Computer simulation suggests ancient Venus had a small ocean

A cooler climate and sufficient cloud cover may have made it possible for the planet to host liquid water.
By Laurel Kornfeld | Aug 03, 2017
A computer simulation run by a group of scientists at Universite Paris-Saclay re-created conditions on ancient Venus and determined the planet may once have had a small, thin ocean.

Currently the hottest planet in the solar system, Venus has temperatures close to 900 degrees Fahrenheit and a crushing carbon dioxide atmosphere, making it extremely hostile to life.

But previous computer models designed to study climate change on Earth have suggested Venus was once Earth-like but subsequently lost its water when ultraviolet rays from the Sun broke apart water molecules.

That process resulted in hydrogen escaping into space and a buildup of atmospheric carbon dioxide, causing a runaway greenhouse effect.

The French research team inputted a significant amount of data into the latest simulation, including Venus' rotational period of 116 Earth days, heat received from the Sun, carbon dioxide levels, the amount of water estimated to have been on the planet, and various theories about planet formation.

Rocky planets were likely very hot in their early lives due to the high levels of energy through which they formed. Over time, these planets gradually cooled.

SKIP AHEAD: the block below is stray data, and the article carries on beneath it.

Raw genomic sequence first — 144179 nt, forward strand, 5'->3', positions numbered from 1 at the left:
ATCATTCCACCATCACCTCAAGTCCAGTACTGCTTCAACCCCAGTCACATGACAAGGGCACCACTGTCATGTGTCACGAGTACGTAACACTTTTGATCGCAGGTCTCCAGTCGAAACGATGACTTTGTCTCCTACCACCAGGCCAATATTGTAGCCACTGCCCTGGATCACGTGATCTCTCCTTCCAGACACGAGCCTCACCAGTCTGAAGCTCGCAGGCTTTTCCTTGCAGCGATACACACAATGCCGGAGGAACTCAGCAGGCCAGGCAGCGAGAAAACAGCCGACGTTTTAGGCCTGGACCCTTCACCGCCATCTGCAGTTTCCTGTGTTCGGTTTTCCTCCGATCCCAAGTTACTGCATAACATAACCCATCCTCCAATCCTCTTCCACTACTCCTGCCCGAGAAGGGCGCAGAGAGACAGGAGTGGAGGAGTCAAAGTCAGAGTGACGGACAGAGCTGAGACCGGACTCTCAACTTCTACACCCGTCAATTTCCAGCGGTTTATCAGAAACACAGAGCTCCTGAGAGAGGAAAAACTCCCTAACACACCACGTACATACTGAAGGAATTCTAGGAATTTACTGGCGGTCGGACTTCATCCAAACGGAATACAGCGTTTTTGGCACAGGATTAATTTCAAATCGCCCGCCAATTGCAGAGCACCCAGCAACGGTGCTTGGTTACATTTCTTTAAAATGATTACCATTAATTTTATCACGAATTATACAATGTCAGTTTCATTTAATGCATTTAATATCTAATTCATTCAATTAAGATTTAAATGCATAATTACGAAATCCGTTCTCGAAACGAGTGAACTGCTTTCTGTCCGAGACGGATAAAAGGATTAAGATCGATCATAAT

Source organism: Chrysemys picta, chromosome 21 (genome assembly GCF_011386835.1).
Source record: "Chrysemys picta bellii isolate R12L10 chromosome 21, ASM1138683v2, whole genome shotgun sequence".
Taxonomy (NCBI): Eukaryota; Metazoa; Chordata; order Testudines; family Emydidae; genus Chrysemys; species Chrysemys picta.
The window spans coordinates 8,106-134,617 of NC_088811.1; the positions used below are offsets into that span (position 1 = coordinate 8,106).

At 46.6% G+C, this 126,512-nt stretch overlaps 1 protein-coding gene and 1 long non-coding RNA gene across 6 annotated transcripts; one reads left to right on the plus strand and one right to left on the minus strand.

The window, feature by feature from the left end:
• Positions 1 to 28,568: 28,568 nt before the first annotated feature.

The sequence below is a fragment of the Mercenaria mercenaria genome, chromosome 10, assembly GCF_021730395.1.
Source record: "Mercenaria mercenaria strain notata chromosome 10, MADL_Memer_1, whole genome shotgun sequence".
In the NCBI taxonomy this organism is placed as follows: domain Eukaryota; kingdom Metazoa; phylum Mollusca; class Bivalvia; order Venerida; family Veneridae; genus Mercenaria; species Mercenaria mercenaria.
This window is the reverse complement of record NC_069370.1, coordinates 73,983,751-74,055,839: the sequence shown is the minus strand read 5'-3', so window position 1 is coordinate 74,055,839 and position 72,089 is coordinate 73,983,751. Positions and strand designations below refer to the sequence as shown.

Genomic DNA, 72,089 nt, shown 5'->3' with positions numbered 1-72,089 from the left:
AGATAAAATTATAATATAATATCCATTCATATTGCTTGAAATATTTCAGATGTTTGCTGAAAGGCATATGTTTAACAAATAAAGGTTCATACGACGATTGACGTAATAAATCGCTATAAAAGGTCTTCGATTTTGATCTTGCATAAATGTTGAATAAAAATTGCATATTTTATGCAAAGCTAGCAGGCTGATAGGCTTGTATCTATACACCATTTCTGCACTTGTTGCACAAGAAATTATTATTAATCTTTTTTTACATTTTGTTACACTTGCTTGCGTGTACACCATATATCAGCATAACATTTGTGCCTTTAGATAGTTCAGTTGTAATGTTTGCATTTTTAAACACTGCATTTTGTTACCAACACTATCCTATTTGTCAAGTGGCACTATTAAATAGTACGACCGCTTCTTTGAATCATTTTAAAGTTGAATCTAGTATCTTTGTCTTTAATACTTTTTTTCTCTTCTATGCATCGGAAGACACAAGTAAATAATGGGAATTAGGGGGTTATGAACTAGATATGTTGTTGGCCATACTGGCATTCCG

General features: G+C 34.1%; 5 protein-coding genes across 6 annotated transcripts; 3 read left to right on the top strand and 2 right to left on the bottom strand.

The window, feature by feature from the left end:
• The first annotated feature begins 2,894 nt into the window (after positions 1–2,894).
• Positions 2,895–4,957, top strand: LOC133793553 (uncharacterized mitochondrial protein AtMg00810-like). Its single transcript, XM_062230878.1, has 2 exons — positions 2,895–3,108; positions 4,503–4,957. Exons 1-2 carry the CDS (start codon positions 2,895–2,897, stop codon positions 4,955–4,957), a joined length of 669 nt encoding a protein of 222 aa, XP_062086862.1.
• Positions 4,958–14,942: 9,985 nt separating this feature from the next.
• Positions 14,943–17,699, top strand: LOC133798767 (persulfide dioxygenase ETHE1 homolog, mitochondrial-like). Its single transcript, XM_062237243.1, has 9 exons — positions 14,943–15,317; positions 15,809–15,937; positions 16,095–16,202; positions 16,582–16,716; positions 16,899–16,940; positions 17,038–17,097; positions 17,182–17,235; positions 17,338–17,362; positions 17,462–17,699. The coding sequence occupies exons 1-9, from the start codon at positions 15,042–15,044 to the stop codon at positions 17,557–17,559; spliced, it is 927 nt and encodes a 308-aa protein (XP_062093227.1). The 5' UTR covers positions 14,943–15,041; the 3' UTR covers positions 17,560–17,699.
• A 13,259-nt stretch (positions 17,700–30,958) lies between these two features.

These processes were incorporated into the simulation to determine how Venus evolved as it cooled.

Significantly cooler than it is today, ancient Venus could have supported liquid water on its surface, the simulation found. With enough of a cloud cover, it would have needed just 30 percent of the mass of Earth's oceans to form a shallow ocean of its own.

The simulation was run several times using a variety of parameters.

Several spacecraft landed on Venus during the 1970s and 1980s through the former Soviet Union's Venera program, but none lasted long enough or had the capability to dig beneath the surface to search for traces of water.

Without an actual study of the planet's surface composition, the computer models do not constitute proof of it having had an ocean; they only suggest one could have existed, the researchers acknowledge.

Findings of their study have been published in the Journal of Geophysical Research: Planets.

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